New report urges protection of cultural heritage sites like Chaco, Mesa Verde from oil and gas

A new report released this week by Archaeology Southwest and The Coalition to Protect America’s National Parks calls for increased protection of cultural resources like Chaco Culture National Historical Park from oil and gas development. “To honor and protect our diverse and shared heritage, America’s national parks and monuments must be preserved and protected to the maximum extent possible. But the presence of oil and gas development on their doorstep is a stark threat to their long-term protection,” the report states. Paul Reed, a preservation archaeologist with Archaeology Southwest, said the report is intended to give President Joe Biden’s administration input about management of sites. The groups chose five locations to focus on.

Cannabis class action suit over insurance moves to federal court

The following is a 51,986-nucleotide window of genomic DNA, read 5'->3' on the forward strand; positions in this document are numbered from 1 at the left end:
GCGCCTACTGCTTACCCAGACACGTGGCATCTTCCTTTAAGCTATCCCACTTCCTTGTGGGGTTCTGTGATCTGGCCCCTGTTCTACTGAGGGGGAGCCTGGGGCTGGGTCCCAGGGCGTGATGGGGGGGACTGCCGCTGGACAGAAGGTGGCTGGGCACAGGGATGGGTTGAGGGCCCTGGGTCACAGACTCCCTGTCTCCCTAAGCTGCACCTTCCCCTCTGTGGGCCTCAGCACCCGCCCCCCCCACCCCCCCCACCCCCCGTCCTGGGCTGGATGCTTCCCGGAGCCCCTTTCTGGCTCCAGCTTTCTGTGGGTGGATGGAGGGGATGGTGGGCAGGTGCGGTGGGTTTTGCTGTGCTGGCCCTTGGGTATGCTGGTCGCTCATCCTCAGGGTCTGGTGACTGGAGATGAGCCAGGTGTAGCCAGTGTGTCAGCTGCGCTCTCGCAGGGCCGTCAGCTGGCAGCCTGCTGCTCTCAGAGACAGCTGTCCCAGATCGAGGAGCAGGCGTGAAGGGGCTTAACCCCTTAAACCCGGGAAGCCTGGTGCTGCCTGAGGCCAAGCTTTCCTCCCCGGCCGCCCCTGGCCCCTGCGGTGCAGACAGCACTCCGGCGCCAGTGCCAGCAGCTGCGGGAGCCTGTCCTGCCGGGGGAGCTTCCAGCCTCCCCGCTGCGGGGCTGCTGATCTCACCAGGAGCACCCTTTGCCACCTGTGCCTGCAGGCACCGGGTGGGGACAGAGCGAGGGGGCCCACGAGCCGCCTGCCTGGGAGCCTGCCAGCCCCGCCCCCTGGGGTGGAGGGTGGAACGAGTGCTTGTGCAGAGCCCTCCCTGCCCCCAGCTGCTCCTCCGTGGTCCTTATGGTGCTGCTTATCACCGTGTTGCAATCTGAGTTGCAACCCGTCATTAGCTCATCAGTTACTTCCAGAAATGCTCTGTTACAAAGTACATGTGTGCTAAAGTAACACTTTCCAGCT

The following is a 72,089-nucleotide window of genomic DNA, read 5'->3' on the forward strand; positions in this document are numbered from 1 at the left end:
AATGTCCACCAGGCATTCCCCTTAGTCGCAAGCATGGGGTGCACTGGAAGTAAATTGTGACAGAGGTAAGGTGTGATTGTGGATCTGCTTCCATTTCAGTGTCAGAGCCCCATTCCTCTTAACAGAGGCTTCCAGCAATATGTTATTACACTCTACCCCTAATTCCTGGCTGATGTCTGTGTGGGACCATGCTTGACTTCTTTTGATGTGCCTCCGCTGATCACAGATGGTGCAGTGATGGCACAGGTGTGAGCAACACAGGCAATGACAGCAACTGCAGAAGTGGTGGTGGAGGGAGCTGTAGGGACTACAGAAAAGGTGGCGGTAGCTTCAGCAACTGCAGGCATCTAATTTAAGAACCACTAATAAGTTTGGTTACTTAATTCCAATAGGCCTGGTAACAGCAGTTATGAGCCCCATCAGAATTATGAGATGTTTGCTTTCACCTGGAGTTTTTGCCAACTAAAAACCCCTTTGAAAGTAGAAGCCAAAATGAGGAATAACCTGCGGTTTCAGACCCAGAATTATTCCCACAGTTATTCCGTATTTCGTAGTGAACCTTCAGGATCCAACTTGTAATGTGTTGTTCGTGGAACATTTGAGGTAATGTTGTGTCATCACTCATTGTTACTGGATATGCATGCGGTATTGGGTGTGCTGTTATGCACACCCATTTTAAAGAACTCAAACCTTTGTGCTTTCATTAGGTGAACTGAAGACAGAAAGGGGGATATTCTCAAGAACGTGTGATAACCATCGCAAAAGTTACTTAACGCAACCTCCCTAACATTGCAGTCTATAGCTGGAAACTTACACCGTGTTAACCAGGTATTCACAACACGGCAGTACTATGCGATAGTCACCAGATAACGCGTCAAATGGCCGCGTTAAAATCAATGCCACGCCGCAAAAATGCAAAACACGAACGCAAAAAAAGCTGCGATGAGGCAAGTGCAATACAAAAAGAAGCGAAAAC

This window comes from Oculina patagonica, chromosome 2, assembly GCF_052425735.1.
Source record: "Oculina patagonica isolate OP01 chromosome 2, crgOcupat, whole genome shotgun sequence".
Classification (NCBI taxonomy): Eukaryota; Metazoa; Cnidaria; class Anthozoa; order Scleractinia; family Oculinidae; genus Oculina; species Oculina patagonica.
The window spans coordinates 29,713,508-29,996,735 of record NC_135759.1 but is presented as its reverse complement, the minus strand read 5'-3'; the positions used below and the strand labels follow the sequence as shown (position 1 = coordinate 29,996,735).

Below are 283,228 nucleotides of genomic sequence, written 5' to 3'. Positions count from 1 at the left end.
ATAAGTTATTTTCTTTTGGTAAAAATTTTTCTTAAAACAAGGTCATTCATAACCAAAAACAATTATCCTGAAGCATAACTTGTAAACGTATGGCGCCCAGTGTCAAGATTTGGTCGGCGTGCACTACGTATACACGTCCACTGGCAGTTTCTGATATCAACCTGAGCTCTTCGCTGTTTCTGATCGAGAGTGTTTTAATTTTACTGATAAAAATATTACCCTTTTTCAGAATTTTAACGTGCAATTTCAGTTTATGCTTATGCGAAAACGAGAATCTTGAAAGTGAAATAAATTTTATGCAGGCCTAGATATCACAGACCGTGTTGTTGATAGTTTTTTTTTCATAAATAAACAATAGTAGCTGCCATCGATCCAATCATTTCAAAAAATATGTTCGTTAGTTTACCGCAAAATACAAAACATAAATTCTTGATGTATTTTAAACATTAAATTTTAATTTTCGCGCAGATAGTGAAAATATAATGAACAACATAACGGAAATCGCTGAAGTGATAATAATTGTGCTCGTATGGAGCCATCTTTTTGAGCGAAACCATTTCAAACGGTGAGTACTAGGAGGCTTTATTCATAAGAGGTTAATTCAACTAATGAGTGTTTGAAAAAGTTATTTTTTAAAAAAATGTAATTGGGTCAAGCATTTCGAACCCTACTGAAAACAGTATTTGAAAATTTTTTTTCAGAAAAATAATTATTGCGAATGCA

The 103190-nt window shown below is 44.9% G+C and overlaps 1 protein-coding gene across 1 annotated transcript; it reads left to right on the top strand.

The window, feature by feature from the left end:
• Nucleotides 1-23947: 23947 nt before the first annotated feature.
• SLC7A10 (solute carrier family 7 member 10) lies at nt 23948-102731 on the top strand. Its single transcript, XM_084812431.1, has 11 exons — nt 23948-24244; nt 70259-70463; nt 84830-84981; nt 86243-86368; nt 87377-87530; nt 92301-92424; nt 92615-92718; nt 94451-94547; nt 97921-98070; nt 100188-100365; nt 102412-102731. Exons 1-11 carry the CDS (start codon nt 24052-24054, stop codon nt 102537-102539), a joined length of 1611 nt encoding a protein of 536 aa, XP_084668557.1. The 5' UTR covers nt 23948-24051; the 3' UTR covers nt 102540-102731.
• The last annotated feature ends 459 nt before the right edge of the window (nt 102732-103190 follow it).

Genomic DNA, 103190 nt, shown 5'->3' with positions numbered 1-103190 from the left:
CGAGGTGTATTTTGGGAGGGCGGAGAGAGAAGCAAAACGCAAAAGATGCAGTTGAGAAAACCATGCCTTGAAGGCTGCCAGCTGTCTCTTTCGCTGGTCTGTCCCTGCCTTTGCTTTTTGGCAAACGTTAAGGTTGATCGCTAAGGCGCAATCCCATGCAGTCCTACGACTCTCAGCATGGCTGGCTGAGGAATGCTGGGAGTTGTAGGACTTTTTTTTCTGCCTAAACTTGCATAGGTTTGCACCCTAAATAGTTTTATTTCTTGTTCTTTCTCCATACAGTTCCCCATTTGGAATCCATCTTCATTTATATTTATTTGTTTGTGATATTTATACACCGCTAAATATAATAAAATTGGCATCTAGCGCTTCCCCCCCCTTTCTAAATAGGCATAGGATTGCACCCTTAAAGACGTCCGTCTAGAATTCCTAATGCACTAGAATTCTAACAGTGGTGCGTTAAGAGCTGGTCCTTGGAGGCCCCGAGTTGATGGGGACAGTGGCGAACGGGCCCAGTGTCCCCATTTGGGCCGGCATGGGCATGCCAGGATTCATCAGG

A class action lawsuit challenging health insurance companies’ refusal to cover the costs of medical cannabis has been moved to federal court, for now. 

The lawsuit, filed earlier this year by a group of medical cannabis patients and one cannabis production company, originally asked a state district court judge to order New Mexico healthcare insurance companies to cover the costs of medical cannabis for members. The seven insurance providers in turn refiled the case in federal court, arguing that it is the appropriate venue because the plaintiffs’ claims are inherently tied to federal law. 

In June, six New Mexico medical cannabis patients and cannabis producer Ultra Health filed the class action suit, arguing that the recent enaction of a state law requiring insurance providers to cover the costs of behavioral health services should also include medical cannabis. In turn, last week, lawyers for the insurance companies moved the case to federal court, arguing that the federal Employee Retirement Income Security Act, which sets standards for many health insurance plans, “preempts” the plaintiffs’ claims. Lawyers for the insurance providers also justified moving the case to federal court because the lawsuit “necessarily raises disputed and substantial issues of federal law,” specifically whether the federal Controlled Substances Act allows a state to mandate coverage of a substance that is still federally illegal. The final claim justifying the move to federal court argues that the type of class action lawsuit the defendants filed should be in federal court.